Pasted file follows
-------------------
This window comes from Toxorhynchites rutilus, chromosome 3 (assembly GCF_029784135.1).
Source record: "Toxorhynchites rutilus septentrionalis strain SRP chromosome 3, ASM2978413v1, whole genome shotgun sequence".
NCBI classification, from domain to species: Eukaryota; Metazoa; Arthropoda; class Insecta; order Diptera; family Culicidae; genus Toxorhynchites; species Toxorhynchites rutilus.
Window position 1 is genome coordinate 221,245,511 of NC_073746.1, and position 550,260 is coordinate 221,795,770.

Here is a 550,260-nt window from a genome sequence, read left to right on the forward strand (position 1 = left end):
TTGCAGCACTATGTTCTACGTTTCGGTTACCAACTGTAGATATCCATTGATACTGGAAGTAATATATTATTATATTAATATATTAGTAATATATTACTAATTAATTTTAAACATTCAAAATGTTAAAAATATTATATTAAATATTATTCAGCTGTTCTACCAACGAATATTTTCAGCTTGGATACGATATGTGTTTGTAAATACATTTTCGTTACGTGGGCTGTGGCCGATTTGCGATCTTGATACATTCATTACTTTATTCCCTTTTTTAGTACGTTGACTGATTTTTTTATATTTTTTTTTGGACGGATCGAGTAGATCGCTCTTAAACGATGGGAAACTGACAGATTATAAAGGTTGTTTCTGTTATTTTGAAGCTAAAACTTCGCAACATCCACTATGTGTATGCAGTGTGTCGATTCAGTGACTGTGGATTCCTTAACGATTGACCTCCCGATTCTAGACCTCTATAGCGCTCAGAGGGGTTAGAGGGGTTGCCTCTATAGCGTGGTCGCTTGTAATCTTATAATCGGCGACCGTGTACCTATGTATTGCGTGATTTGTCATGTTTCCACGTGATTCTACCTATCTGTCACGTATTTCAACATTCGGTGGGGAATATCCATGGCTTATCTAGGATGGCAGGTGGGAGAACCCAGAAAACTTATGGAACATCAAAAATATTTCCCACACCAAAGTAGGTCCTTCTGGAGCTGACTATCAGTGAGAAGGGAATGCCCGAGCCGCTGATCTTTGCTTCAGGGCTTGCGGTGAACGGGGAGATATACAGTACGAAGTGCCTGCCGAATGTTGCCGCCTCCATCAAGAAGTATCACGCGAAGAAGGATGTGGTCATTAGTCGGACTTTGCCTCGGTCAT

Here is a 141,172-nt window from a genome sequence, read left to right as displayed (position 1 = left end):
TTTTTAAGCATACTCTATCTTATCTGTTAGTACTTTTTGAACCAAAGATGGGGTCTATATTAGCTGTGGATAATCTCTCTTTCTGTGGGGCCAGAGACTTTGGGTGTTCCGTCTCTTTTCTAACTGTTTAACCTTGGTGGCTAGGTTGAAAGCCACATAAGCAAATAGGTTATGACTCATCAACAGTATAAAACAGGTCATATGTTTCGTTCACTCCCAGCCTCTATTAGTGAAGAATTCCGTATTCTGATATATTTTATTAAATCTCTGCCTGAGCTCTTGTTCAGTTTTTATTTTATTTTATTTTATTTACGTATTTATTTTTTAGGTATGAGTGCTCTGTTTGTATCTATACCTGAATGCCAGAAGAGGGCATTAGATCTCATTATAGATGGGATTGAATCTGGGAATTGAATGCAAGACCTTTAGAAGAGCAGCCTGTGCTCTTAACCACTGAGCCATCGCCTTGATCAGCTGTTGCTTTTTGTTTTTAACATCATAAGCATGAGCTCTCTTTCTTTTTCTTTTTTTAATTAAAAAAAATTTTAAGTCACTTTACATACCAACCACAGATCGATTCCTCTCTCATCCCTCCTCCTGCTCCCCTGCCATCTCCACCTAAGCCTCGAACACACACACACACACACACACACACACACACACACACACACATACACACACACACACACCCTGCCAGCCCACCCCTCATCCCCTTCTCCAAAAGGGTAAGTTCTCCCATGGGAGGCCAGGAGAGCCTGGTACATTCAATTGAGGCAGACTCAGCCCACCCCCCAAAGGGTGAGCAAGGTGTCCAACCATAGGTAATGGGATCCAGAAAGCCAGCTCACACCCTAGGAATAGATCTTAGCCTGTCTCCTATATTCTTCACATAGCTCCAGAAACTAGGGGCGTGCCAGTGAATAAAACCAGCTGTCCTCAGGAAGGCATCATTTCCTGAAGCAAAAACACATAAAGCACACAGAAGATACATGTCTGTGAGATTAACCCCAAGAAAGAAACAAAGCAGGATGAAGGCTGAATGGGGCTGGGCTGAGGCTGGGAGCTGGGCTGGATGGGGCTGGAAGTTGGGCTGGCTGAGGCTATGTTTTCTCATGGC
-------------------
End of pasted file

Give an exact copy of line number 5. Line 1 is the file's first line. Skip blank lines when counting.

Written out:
Here is a 550,260-nt window from a genome sequence, read left to right on the forward strand (position 1 = left end):